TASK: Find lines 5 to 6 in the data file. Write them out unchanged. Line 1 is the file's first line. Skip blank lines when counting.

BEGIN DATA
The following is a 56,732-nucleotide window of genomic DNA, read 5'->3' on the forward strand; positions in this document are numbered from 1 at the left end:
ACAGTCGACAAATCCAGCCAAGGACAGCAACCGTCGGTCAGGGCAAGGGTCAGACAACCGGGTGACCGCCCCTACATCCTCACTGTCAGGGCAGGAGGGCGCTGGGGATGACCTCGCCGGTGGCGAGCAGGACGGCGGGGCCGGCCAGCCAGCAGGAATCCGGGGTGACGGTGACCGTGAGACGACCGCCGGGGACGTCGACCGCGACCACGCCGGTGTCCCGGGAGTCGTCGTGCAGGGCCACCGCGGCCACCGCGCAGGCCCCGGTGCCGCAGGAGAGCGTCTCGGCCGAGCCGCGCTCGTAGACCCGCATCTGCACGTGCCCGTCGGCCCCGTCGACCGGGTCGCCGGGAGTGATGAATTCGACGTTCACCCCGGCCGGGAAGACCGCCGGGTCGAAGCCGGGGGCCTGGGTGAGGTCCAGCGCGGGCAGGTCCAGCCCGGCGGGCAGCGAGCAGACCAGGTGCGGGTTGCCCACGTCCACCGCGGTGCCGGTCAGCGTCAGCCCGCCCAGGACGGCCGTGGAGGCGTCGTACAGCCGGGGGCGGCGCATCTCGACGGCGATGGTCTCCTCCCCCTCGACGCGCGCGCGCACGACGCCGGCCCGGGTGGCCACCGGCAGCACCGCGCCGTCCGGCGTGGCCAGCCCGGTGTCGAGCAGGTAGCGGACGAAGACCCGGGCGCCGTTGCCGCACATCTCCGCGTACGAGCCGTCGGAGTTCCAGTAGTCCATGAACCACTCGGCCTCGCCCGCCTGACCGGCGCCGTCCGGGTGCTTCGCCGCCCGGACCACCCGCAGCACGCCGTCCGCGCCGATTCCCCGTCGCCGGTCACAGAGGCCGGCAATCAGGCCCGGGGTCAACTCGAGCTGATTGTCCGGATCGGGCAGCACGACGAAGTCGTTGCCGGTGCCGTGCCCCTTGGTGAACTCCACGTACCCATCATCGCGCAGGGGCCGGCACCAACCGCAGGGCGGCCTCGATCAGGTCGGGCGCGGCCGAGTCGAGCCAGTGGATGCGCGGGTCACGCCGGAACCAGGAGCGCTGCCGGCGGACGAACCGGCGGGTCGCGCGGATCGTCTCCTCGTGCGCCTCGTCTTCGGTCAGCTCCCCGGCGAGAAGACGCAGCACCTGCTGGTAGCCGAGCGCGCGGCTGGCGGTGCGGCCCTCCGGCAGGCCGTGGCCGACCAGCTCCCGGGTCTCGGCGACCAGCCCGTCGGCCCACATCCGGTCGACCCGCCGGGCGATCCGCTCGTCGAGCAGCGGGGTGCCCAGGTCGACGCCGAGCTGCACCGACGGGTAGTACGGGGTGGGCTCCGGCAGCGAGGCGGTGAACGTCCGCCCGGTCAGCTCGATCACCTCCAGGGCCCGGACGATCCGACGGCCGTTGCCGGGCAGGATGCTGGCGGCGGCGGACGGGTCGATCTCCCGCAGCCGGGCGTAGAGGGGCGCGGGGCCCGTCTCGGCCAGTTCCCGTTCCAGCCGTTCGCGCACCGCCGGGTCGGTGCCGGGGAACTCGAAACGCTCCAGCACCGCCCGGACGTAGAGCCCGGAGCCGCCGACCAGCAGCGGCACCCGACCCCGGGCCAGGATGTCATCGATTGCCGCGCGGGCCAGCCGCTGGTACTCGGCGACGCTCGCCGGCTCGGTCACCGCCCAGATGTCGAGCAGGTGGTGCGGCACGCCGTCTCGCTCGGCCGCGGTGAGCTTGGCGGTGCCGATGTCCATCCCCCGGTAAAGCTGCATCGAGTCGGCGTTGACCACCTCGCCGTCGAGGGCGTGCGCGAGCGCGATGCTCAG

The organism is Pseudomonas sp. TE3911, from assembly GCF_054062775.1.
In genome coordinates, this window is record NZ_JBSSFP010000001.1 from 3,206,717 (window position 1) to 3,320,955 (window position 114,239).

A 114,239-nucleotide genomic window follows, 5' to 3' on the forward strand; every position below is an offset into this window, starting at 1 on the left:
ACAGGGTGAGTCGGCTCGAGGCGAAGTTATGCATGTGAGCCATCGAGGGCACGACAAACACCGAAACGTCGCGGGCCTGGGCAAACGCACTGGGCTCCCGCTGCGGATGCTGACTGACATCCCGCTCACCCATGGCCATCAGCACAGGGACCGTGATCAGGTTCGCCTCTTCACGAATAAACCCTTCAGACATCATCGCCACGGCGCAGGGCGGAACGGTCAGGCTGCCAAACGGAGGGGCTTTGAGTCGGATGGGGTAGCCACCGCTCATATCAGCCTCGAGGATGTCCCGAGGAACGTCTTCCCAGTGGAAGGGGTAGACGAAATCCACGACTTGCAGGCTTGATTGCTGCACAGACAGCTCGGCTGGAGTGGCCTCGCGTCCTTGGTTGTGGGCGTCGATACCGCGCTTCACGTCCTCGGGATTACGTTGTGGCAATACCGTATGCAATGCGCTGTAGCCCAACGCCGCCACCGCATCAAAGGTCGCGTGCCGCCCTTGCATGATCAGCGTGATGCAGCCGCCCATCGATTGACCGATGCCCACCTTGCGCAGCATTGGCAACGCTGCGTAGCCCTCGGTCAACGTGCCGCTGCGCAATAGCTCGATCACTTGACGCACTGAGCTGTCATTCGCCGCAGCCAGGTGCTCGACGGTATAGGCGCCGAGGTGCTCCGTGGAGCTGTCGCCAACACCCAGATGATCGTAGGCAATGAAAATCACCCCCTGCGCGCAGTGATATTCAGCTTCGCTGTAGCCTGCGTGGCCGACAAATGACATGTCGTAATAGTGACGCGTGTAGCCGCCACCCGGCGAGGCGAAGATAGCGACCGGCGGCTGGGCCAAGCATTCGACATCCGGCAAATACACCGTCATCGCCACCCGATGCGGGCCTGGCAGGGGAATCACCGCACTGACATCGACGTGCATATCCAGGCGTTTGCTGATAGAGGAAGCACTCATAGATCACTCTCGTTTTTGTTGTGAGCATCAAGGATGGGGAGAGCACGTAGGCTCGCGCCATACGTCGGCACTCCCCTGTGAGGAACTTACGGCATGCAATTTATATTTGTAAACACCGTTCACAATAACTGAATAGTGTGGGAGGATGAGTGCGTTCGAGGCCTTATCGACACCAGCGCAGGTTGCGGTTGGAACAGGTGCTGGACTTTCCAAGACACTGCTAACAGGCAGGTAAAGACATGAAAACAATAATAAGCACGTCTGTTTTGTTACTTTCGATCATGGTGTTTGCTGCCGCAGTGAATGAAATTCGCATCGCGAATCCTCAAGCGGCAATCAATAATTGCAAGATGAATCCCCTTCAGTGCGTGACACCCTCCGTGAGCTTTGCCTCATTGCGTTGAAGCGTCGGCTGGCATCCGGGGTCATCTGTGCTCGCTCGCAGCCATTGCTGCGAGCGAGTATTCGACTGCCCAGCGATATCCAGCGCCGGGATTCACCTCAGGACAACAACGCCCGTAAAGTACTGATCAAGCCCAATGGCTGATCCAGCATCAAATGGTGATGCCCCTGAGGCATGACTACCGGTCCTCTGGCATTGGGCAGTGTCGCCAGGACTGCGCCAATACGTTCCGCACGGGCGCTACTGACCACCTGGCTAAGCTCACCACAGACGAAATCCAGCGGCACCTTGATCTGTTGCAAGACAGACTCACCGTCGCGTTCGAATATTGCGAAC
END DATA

A 114,239-nucleotide genomic window follows, 5' to 3' on the forward strand; every position below is an offset into this window, starting at 1 on the left:
ACAGGGTGAGTCGGCTCGAGGCGAAGTTATGCATGTGAGCCATCGAGGGCACGACAAACACCGAAACGTCGCGGGCCTGGGCAAACGCACTGGGCTCCCGCTGCGGATGCTGACTGACATCCCGCTCACCCATGGCCATCAGCACAGGGACCGTGATCAGGTTCGCCTCTTCACGAATAAACCCTTCAGACATCATCGCCACGGCGCAGGGCGGAACGGTCAGGCTGCCAAACGGAGGGGCTTTGAGTCGGATGGGGTAGCCACCGCTCATATCAGCCTCGAGGATGTCCCGAGGAACGTCTTCCCAGTGGAAGGGGTAGACGAAATCCACGACTTGCAGGCTTGATTGCTGCACAGACAGCTCGGCTGGAGTGGCCTCGCGTCCTTGGTTGTGGGCGTCGATACCGCGCTTCACGTCCTCGGGATTACGTTGTGGCAATACCGTATGCAATGCGCTGTAGCCCAACGCCGCCACCGCATCAAAGGTCGCGTGCCGCCCTTGCATGATCAGCGTGATGCAGCCGCCCATCGATTGACCGATGCCCACCTTGCGCAGCATTGGCAACGCTGCGTAGCCCTCGGTCAACGTGCCGCTGCGCAATAGCTCGATCACTTGACGCACTGAGCTGTCATTCGCCGCAGCCAGGTGCTCGACGGTATAGGCGCCGAGGTGCTCCGTGGAGCTGTCGCCAACACCCAGATGATCGTAGGCAATGAAAATCACCCCCTGCGCGCAGTGATATTCAGCTTCGCTGTAGCCTGCGTGGCCGACAAATGACATGTCGTAATAGTGACGCGTGTAGCCGCCACCCGGCGAGGCGAAGATAGCGACCGGCGGCTGGGCCAAGCATTCGACATCCGGCAAATACACCGTCATCGCCACCCGATGCGGGCCTGGCAGGGGAATCACCGCACTGACATCGACGTGCATATCCAGGCGTTTGCTGATAGAGGAAGCACTCATAGATCACTCTCGTTTTTGTTGTGAGCATCAAGGATGGGGAGAGCACGTAGGCTCGCGCCATACGTCGGCACTCCCCTGTGAGGAACTTACGGCATGCAATTTATATTTGTAAACACCGTTCACAATAACTGAATAGTGTGGGAGGATGAGTGCGTTCGAGGCCTTATCGACACCAGCGCAGGTTGCGGTTGGAACAGGTGCTGGACTTTCCAAGACACTGCTAACAGGCAGGTAAAGACATGAAAACAATAATAAGCACGTCTGTTTTGTTACTTTCGATCATGGTGTTTGCTGCCGCAGTGAATGAAATTCGCATCGCGAATCCTCAAGCGGCAATCAATAATTGCAAGATGAATCCCCTTCAGTGCGTGACACCCTCCGTGAGCTTTGCCTCATTGCGTTGAAGCGTCGGCTGGCATCCGGGGTCATCTGTGCTCGCTCGCAGCCATTGCTGCGAGCGAGTATTCGACTGCCCAGCGATATCCAGCGCCGGGATTCACCTCAGGACAACAACGCCCGTAAAGTACTGATCAAGCCCAATGGCTGATCCAGCATCAAATGGTGATGCCCCTGAGGCATGACTACCGGTCCTCTGGCATTGGGCAGTGTCGCCAGGACTGCGCCAATACGTTCCGCACGGGCGCTACTGACCACCTGGCTAAGCTCACCACAGACGAAATCCAGCGGCACCTTGATCTGTTGCAAGACAGACTCACCGTCGCGTTCGAATATTGCGAAC